If Kerry was a minor or a senior, this abuse would have to be reported to the police for investigation. But with an adult women, all you can do is lead her to the available help. It's up to her if she is ready and willing to accept it. This is so frustrating, especially when it's one of your own.

Friday, February 20, 2009

VBACs- Where to get 'em

Want to know if you area hospital "bans" VBAC? Here is an awesome list from ICAN. Also poke around their site for more info on VBAC and the ridiculous things that hospital talking heads say why VBAC is "banned".

You can also submit info about VBACs at your hospital to ICAN, or if they missed one you can tell them.

Tuesday, February 17, 2009


So another nurse I work with started discussing how a woman she was caring for insisted on being naked throughout her labor, and even after when she first got up to go to the bathroom after she gave birth. The nurse was bothered about "where to put her hands", and that this woman seemed to have a complete lack of modesty.

I argued why not be naked? Who cares? And why exactly do your hands have to be on some part of her? I mean, if the woman was steady on her feet enough to get up and go to the bathroom, you only need to stand next to her as a just in case she decides to go down. Not to mention that many women feel encumbered by all the stuff we attach them to when the come to the hospital. I know that I would probably be annoyed by having belts strapped around my abdomen, being tethered to an IV pole, and given a johnny to wear that has scratchy, starched ties that continuously rub the back of my neck.

Also, it wasn't like this woman was walking the halls naked, alarming some of the other visitors and patients.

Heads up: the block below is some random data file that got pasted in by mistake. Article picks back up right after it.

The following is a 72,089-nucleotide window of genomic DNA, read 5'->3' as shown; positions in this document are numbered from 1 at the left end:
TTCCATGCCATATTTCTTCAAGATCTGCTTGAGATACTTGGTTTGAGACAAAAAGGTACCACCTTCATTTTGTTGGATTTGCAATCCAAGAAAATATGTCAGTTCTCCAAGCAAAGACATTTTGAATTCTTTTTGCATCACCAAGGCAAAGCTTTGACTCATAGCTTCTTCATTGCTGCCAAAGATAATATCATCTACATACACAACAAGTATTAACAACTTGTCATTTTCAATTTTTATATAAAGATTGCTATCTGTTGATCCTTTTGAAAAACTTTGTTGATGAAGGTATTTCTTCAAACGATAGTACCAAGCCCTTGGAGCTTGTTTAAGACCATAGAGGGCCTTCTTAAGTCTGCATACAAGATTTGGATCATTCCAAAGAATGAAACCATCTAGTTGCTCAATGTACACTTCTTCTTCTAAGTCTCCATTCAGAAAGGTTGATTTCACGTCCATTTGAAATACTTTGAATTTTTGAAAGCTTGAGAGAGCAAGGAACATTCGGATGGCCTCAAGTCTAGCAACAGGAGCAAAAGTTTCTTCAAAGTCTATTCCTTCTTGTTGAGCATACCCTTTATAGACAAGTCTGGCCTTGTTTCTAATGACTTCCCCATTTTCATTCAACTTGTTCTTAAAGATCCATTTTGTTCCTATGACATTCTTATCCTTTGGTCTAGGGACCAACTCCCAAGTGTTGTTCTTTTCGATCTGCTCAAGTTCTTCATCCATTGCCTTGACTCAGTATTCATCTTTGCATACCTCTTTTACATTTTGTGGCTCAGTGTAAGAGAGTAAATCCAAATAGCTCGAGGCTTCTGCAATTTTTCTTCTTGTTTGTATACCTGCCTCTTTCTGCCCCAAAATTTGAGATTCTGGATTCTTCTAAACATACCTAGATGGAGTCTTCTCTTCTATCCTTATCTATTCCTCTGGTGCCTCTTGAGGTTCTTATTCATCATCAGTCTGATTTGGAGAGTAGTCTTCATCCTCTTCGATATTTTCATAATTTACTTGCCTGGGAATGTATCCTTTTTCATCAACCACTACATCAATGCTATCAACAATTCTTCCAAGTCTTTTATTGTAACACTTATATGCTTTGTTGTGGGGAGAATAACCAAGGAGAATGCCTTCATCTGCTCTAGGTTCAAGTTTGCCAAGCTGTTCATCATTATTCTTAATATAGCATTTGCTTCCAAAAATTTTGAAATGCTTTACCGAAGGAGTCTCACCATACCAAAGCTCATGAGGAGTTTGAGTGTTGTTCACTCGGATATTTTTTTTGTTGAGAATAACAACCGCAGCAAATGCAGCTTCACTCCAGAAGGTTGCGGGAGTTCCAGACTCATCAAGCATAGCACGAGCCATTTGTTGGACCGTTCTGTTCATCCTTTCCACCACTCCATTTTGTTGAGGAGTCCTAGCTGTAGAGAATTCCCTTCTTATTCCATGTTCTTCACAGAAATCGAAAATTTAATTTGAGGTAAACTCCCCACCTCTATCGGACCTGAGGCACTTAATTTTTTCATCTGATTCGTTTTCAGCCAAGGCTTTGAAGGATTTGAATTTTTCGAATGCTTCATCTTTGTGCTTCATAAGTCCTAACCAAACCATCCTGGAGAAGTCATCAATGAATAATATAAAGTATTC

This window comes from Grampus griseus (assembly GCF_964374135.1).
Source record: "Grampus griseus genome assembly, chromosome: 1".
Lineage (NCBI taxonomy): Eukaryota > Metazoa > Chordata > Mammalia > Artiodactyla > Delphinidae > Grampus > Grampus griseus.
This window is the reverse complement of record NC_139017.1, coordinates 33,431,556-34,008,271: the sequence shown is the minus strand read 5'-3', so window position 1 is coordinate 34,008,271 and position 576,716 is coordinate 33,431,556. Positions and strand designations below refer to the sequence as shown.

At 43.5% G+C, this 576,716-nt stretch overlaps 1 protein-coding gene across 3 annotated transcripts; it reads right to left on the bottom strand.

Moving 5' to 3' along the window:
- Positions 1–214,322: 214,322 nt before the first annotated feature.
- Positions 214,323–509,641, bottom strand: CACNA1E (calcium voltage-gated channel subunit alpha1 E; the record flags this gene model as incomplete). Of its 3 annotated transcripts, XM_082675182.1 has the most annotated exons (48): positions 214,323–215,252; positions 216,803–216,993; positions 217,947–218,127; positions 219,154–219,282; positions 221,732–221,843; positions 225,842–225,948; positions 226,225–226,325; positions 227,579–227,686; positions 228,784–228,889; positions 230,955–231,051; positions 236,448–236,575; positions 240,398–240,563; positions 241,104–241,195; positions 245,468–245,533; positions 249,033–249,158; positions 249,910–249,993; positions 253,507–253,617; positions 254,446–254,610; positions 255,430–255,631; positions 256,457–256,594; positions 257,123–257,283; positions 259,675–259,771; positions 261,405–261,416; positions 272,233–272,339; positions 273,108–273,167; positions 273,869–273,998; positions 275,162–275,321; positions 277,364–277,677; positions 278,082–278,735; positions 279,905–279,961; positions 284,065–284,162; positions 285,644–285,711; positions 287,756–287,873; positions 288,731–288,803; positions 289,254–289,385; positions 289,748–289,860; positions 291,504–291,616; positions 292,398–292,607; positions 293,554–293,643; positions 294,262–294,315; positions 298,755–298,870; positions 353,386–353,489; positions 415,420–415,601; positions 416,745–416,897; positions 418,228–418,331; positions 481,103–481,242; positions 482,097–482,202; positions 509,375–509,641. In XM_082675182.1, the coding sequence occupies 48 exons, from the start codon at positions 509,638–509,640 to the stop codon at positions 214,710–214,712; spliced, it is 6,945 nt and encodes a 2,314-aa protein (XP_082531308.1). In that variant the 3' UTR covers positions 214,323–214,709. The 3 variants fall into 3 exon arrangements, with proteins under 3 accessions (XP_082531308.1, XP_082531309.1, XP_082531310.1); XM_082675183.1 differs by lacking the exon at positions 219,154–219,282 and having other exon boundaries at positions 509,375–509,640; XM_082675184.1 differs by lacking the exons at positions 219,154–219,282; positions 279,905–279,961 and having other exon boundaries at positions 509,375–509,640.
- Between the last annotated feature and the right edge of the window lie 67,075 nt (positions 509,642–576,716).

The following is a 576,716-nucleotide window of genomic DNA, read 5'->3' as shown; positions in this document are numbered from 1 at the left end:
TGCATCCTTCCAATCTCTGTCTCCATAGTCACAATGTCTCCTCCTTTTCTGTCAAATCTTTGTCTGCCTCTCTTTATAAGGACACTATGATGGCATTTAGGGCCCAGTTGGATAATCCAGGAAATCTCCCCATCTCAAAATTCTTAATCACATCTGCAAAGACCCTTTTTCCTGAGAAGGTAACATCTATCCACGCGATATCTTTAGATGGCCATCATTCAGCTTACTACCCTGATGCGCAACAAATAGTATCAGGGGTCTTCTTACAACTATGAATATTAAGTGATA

And on point of modesty, that gets left at the unit entrance when a woman comes into the hospital. If a woman is comfortable enough to be naked, then so be it. We expect that women just open their legs at our convenience when they are in labor (I'm not condoning this but I've seen so many providers with this expectation), so I don't get why all of a sudden the expectation is that women need to be covered up to not possible offend the staff.

Bottom line: who cares.

I mean, it's must preferred over seeing some random woman in the gym locker room who is just from the shower, bent over completely naked while she dries in between her toes. Because, to me, that is bothersome.

Thursday, February 12, 2009


Ya know, as much as I bitch and complain, and how much I hate that where I work as a labor nurse is close minded to midwifery (well, the docs, for the most part), I will really miss working there. There is something about the place that feels right. It feels like home away from home. Disaster could strike, a major emergency, anything and everything bad to the nth feels ok no matter what. When I go to work I like being there with my fellow labor nurses. Even the night shifts.

As time passes, and I still don't have a job as a CNM, I wonder how well the transition will go. Will a new place feel like home? And when I say home, I don't mean like a place I'd want to live, but a place that I feel comfortable in. Will I like the nurses?


That and I am very petrified of suturing perineums after having such a break from the last time I did them....